Nerval's Lobster writes "When Canonical whipped back the curtain from its upcoming Ubuntu for smartphones, it set off a flurry of blogosphere speculation about the open-source operating system's chances on the open market. But which company would actually build such a device? Apple and Research In Motion and Nokia are all out of the running, for very obvious reasons. Motorola, as a subsidiary of Google, is also unlikely to leap on the Ubuntu bandwagon. While Hewlett-Packard has flirted with smartphones in the past, most notably after its Palm acquisition, the company doesn't seem too focused on that segment at the moment. That leaves manufacturers such as HTC, which currently offer devices running either Google Android or Windows Phone. But given Android's popularity, it might prove difficult for Canonical to convince these manufacturers to do more than release a token Ubuntu device—especially if Google and Microsoft apply counter-pressure."
New submitter asola writes with this cool piece of small (ha!) news from Liliputing: "This Freescale i.MX6-quad based stick will officially support Ubuntu in addition to Android. This is a first among the newfangled category of ARM-based stick PCs. This Ubuntu may very well have the hw accelerated Gstreamer plugins created by Freescale for the i.MX6 so full HD video playing will be available under Ubuntu as well."
jrepin writes "Eighteen months ago, Nokia announced a smartphone unlike any other it has produced before. It was a proper smartphone, one that looked miles away from previous Nokia phones: it was sleek, modern and simple at the same time. The hardware was pretty modern, too; no underpowered processors with severely limited RAM issues to be seen here. And, it runs on an operating system that Nokia had announced dead months before the phone's announcement. This, ladies and gentlemen, is the Nokia N9."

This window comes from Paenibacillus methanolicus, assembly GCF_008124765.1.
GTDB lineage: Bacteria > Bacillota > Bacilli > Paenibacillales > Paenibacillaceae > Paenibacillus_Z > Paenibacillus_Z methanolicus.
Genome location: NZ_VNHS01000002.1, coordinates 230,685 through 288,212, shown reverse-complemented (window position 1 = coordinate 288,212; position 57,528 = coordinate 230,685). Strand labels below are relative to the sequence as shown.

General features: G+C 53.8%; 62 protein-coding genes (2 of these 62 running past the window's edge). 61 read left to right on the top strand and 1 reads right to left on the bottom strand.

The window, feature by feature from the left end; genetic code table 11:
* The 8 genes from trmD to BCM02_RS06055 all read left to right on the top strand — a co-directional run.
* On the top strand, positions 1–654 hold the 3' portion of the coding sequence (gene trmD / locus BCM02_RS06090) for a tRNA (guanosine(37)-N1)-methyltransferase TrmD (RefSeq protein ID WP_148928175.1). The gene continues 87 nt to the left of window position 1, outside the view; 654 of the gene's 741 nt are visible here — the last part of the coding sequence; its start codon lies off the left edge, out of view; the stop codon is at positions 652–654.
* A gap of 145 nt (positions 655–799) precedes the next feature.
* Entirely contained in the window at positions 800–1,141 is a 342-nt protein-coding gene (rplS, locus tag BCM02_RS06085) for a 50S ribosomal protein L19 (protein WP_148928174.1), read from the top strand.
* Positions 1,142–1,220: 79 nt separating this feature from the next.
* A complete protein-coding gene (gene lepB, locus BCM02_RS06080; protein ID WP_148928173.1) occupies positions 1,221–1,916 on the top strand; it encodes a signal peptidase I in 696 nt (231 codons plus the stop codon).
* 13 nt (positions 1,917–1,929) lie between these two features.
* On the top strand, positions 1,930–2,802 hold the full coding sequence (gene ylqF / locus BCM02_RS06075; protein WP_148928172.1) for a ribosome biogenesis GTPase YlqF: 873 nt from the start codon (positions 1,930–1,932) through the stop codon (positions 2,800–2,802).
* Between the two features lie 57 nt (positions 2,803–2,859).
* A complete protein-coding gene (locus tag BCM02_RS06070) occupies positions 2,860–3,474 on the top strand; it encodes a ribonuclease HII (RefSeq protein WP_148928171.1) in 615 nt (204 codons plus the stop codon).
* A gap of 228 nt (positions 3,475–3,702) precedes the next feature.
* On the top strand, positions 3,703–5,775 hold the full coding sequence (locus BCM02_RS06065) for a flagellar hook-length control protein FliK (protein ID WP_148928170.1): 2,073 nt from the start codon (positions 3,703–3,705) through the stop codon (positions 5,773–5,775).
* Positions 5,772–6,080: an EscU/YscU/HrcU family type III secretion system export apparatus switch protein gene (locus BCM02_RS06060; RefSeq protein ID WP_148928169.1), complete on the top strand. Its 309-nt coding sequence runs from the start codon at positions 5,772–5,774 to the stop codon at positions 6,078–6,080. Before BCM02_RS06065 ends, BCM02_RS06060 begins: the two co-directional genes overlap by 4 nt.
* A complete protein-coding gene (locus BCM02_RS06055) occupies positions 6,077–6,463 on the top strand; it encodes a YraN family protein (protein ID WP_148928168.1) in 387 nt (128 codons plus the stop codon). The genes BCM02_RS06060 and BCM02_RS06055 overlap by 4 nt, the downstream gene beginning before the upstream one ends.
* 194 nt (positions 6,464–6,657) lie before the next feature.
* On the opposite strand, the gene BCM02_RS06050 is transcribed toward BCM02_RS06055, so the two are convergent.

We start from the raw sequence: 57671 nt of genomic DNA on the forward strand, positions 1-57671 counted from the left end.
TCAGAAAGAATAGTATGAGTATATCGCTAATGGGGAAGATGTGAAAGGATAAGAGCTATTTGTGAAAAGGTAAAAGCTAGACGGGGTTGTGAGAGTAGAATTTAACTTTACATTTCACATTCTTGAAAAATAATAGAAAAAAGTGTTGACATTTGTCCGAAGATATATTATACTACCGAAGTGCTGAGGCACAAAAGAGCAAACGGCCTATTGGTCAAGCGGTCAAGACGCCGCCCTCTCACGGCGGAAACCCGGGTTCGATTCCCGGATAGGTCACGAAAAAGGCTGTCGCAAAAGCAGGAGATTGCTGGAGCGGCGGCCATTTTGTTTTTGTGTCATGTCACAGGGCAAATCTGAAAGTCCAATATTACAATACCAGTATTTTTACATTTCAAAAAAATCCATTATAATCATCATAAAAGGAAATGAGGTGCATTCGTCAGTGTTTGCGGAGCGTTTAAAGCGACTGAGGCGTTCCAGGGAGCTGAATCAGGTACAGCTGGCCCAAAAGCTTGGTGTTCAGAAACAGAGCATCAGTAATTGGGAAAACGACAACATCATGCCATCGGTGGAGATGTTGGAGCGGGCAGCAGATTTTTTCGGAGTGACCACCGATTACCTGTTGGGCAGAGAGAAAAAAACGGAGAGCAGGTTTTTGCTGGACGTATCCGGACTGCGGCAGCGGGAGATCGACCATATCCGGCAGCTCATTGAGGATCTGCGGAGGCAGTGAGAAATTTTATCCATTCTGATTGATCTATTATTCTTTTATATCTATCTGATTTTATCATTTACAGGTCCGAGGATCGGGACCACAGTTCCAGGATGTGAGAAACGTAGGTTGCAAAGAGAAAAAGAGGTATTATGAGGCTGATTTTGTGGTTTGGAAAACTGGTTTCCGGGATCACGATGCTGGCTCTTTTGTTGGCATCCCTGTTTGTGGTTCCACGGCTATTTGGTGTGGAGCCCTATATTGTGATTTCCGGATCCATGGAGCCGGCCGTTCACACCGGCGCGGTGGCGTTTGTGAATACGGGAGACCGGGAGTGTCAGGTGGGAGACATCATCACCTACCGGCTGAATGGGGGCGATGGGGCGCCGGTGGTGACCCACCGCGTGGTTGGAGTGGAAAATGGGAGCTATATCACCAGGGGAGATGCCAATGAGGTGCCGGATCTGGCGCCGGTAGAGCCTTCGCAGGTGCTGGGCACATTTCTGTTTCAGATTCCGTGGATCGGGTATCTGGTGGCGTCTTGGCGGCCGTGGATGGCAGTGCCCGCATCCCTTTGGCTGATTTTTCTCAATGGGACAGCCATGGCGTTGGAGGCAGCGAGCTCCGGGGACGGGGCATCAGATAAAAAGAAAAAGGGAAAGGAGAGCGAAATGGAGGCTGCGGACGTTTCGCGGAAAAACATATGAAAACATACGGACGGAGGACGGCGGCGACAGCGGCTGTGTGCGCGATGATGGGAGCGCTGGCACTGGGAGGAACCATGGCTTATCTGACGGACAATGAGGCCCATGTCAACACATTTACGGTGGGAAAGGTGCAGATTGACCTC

jrepin writes with an excerpt from an an article at OSNews musing on the virtues of those "ugly" old interfaces that were common before Apple's Aqua drove everyone to use visual gloss for its own sake: "Thom Holwerda tends to believe that the best interfaces have already been made. Behaviourally, CDE is the best and most consistent interface ever made. It looked like ass, but it always did exactly as you told it to, and it never did anything unexpected. When it comes to looks, however, the gold standard comes from an entirely different corner — Apple's Platinum and QNX's PhotonUI. Between all the transparency, flat-because-it's-hip, and stitched leather violence of the past few years, one specific KDE theme stood alone in bringing the best of '90s UI design into the 21st century, and updating it to give everything else a run for its money. This is an ode to Christoph Feck's Skulpture."